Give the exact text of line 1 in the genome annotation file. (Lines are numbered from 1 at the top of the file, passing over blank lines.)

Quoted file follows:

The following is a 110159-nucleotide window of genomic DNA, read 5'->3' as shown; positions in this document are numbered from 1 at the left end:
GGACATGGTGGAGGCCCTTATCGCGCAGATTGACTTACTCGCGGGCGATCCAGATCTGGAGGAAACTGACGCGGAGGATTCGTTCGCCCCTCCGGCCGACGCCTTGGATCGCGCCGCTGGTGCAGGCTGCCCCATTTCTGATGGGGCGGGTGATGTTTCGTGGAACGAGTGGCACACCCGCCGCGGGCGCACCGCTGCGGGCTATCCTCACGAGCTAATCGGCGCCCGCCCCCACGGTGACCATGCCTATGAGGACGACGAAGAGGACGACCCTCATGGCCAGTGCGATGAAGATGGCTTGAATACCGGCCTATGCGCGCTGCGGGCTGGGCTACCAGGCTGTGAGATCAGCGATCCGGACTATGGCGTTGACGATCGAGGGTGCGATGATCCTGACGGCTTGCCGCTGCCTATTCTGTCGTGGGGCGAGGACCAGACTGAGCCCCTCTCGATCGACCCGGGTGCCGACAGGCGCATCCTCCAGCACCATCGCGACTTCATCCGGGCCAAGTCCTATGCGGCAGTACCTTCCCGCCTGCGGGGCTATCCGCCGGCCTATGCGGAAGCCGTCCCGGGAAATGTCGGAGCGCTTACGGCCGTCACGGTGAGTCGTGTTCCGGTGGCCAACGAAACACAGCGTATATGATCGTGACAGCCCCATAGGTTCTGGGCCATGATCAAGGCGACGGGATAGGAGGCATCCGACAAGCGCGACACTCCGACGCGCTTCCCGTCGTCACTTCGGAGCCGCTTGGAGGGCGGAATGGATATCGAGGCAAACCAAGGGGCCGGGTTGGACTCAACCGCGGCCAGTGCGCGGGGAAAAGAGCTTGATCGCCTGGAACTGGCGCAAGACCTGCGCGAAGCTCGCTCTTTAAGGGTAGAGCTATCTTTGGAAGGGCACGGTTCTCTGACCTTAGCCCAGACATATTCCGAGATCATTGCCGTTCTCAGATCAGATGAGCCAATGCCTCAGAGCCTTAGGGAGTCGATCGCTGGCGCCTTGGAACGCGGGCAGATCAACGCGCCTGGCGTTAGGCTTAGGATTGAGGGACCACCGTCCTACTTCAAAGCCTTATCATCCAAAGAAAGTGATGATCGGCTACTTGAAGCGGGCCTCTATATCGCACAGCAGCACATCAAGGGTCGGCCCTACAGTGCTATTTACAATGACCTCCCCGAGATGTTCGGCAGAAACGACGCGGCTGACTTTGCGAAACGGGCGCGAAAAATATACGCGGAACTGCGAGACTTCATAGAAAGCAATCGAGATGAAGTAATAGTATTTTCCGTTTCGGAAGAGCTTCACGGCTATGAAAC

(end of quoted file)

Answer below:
The following is a 110159-nucleotide window of genomic DNA, read 5'->3' as shown; positions in this document are numbered from 1 at the left end: